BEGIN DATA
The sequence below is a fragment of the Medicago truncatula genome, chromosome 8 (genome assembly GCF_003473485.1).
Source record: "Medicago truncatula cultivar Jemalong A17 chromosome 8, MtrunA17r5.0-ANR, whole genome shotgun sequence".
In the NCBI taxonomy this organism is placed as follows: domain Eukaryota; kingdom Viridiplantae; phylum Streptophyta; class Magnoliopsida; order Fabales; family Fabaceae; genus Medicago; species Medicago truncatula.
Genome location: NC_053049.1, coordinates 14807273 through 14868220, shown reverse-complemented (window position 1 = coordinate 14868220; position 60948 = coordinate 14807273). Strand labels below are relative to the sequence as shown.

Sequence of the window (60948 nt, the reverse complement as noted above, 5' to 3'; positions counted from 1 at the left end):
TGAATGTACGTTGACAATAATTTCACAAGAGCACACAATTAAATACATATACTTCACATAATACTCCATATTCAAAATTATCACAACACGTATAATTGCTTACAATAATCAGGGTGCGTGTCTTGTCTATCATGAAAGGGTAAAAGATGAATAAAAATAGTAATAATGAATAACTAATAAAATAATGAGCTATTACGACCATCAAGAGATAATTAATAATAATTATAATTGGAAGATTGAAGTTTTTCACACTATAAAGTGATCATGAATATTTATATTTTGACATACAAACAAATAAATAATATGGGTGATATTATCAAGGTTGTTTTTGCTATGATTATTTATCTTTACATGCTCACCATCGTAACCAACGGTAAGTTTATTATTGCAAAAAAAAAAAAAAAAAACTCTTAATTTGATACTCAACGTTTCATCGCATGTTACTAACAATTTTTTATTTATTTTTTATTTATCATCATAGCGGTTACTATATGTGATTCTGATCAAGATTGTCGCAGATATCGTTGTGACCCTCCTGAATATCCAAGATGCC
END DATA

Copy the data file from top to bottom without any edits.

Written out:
The sequence below is a fragment of the Medicago truncatula genome, chromosome 8 (genome assembly GCF_003473485.1).
Source record: "Medicago truncatula cultivar Jemalong A17 chromosome 8, MtrunA17r5.0-ANR, whole genome shotgun sequence".
In the NCBI taxonomy this organism is placed as follows: domain Eukaryota; kingdom Viridiplantae; phylum Streptophyta; class Magnoliopsida; order Fabales; family Fabaceae; genus Medicago; species Medicago truncatula.
Genome location: NC_053049.1, coordinates 14807273 through 14868220, shown reverse-complemented (window position 1 = coordinate 14868220; position 60948 = coordinate 14807273). Strand labels below are relative to the sequence as shown.

Sequence of the window (60948 nt, the reverse complement as noted above, 5' to 3'; positions counted from 1 at the left end):
TGAATGTACGTTGACAATAATTTCACAAGAGCACACAATTAAATACATATACTTCACATAATACTCCATATTCAAAATTATCACAACACGTATAATTGCTTACAATAATCAGGGTGCGTGTCTTGTCTATCATGAAAGGGTAAAAGATGAATAAAAATAGTAATAATGAATAACTAATAAAATAATGAGCTATTACGACCATCAAGAGATAATTAATAATAATTATAATTGGAAGATTGAAGTTTTTCACACTATAAAGTGATCATGAATATTTATATTTTGACATACAAACAAATAAATAATATGGGTGATATTATCAAGGTTGTTTTTGCTATGATTATTTATCTTTACATGCTCACCATCGTAACCAACGGTAAGTTTATTATTGCAAAAAAAAAAAAAAAAAACTCTTAATTTGATACTCAACGTTTCATCGCATGTTACTAACAATTTTTTATTTATTTTTTATTTATCATCATAGCGGTTACTATATGTGATTCTGATCAAGATTGTCGCAGATATCGTTGTGACCCTCCTGAATATCCAAGATGCC